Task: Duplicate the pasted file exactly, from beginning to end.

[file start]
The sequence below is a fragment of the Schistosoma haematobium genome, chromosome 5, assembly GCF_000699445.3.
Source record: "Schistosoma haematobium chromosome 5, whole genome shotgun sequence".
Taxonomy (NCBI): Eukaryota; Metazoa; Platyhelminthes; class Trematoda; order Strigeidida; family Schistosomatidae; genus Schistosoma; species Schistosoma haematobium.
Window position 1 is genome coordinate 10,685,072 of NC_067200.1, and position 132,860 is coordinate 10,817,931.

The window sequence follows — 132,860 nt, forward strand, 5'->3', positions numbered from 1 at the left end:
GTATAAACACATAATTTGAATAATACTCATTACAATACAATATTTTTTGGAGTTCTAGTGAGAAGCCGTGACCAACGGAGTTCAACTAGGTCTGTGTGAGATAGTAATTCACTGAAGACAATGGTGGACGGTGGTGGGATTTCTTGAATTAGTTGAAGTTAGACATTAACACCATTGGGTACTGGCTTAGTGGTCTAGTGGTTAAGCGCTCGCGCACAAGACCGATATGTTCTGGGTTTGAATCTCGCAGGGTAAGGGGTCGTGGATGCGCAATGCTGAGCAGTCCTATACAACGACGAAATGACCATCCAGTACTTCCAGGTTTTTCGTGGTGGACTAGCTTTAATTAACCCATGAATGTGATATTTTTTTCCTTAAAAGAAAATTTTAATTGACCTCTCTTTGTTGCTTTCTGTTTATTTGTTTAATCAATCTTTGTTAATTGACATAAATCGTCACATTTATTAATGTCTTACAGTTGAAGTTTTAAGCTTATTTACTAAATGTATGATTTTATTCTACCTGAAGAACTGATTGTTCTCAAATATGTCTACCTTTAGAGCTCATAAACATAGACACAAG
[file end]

The sequence below is a fragment of the Schistosoma haematobium genome, chromosome 5, assembly GCF_000699445.3.
Source record: "Schistosoma haematobium chromosome 5, whole genome shotgun sequence".
Taxonomy (NCBI): Eukaryota; Metazoa; Platyhelminthes; class Trematoda; order Strigeidida; family Schistosomatidae; genus Schistosoma; species Schistosoma haematobium.
Window position 1 is genome coordinate 10,685,072 of NC_067200.1, and position 132,860 is coordinate 10,817,931.

The window sequence follows — 132,860 nt, forward strand, 5'->3', positions numbered from 1 at the left end:
GTATAAACACATAATTTGAATAATACTCATTACAATACAATATTTTTTGGAGTTCTAGTGAGAAGCCGTGACCAACGGAGTTCAACTAGGTCTGTGTGAGATAGTAATTCACTGAAGACAATGGTGGACGGTGGTGGGATTTCTTGAATTAGTTGAAGTTAGACATTAACACCATTGGGTACTGGCTTAGTGGTCTAGTGGTTAAGCGCTCGCGCACAAGACCGATATGTTCTGGGTTTGAATCTCGCAGGGTAAGGGGTCGTGGATGCGCAATGCTGAGCAGTCCTATACAACGACGAAATGACCATCCAGTACTTCCAGGTTTTTCGTGGTGGACTAGCTTTAATTAACCCATGAATGTGATATTTTTTTCCTTAAAAGAAAATTTTAATTGACCTCTCTTTGTTGCTTTCTGTTTATTTGTTTAATCAATCTTTGTTAATTGACATAAATCGTCACATTTATTAATGTCTTACAGTTGAAGTTTTAAGCTTATTTACTAAATGTATGATTTTATTCTACCTGAAGAACTGATTGTTCTCAAATATGTCTACCTTTAGAGCTCATAAACATAGACACAAG